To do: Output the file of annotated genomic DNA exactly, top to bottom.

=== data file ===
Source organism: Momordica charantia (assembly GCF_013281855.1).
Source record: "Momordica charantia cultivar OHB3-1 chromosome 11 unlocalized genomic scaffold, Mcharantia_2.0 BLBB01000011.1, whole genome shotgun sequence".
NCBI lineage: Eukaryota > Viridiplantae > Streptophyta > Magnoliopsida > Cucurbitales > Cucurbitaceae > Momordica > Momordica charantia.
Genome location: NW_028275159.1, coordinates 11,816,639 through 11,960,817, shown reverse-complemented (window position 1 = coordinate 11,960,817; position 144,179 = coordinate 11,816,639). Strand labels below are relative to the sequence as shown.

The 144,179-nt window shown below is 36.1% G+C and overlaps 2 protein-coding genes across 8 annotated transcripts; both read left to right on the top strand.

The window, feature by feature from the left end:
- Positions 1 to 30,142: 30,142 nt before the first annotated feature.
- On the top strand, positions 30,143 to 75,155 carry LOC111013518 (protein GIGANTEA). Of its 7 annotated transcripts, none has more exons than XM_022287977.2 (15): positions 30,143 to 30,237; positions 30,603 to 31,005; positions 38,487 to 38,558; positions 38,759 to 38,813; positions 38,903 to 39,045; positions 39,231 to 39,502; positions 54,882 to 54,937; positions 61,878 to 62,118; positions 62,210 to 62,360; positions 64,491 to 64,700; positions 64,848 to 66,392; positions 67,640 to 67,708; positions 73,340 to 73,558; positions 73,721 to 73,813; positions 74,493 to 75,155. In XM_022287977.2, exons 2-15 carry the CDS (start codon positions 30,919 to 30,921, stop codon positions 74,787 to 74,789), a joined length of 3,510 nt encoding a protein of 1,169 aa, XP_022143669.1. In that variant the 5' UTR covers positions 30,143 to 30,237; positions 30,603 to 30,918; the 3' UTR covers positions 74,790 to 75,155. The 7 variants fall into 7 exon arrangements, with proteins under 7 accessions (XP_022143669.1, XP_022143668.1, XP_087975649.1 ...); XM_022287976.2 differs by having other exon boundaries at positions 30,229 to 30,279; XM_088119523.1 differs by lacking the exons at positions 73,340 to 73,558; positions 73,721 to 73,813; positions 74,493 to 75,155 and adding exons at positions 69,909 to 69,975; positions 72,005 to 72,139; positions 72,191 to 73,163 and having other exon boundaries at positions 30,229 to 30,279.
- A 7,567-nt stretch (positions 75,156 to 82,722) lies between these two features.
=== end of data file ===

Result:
Source organism: Momordica charantia (assembly GCF_013281855.1).
Source record: "Momordica charantia cultivar OHB3-1 chromosome 11 unlocalized genomic scaffold, Mcharantia_2.0 BLBB01000011.1, whole genome shotgun sequence".
NCBI lineage: Eukaryota > Viridiplantae > Streptophyta > Magnoliopsida > Cucurbitales > Cucurbitaceae > Momordica > Momordica charantia.
Genome location: NW_028275159.1, coordinates 11,816,639 through 11,960,817, shown reverse-complemented (window position 1 = coordinate 11,960,817; position 144,179 = coordinate 11,816,639). Strand labels below are relative to the sequence as shown.

The 144,179-nt window shown below is 36.1% G+C and overlaps 2 protein-coding genes across 8 annotated transcripts; both read left to right on the top strand.

The window, feature by feature from the left end:
- Positions 1 to 30,142: 30,142 nt before the first annotated feature.
- On the top strand, positions 30,143 to 75,155 carry LOC111013518 (protein GIGANTEA). Of its 7 annotated transcripts, none has more exons than XM_022287977.2 (15): positions 30,143 to 30,237; positions 30,603 to 31,005; positions 38,487 to 38,558; positions 38,759 to 38,813; positions 38,903 to 39,045; positions 39,231 to 39,502; positions 54,882 to 54,937; positions 61,878 to 62,118; positions 62,210 to 62,360; positions 64,491 to 64,700; positions 64,848 to 66,392; positions 67,640 to 67,708; positions 73,340 to 73,558; positions 73,721 to 73,813; positions 74,493 to 75,155. In XM_022287977.2, exons 2-15 carry the CDS (start codon positions 30,919 to 30,921, stop codon positions 74,787 to 74,789), a joined length of 3,510 nt encoding a protein of 1,169 aa, XP_022143669.1. In that variant the 5' UTR covers positions 30,143 to 30,237; positions 30,603 to 30,918; the 3' UTR covers positions 74,790 to 75,155. The 7 variants fall into 7 exon arrangements, with proteins under 7 accessions (XP_022143669.1, XP_022143668.1, XP_087975649.1 ...); XM_022287976.2 differs by having other exon boundaries at positions 30,229 to 30,279; XM_088119523.1 differs by lacking the exons at positions 73,340 to 73,558; positions 73,721 to 73,813; positions 74,493 to 75,155 and adding exons at positions 69,909 to 69,975; positions 72,005 to 72,139; positions 72,191 to 73,163 and having other exon boundaries at positions 30,229 to 30,279.
- A 7,567-nt stretch (positions 75,156 to 82,722) lies between these two features.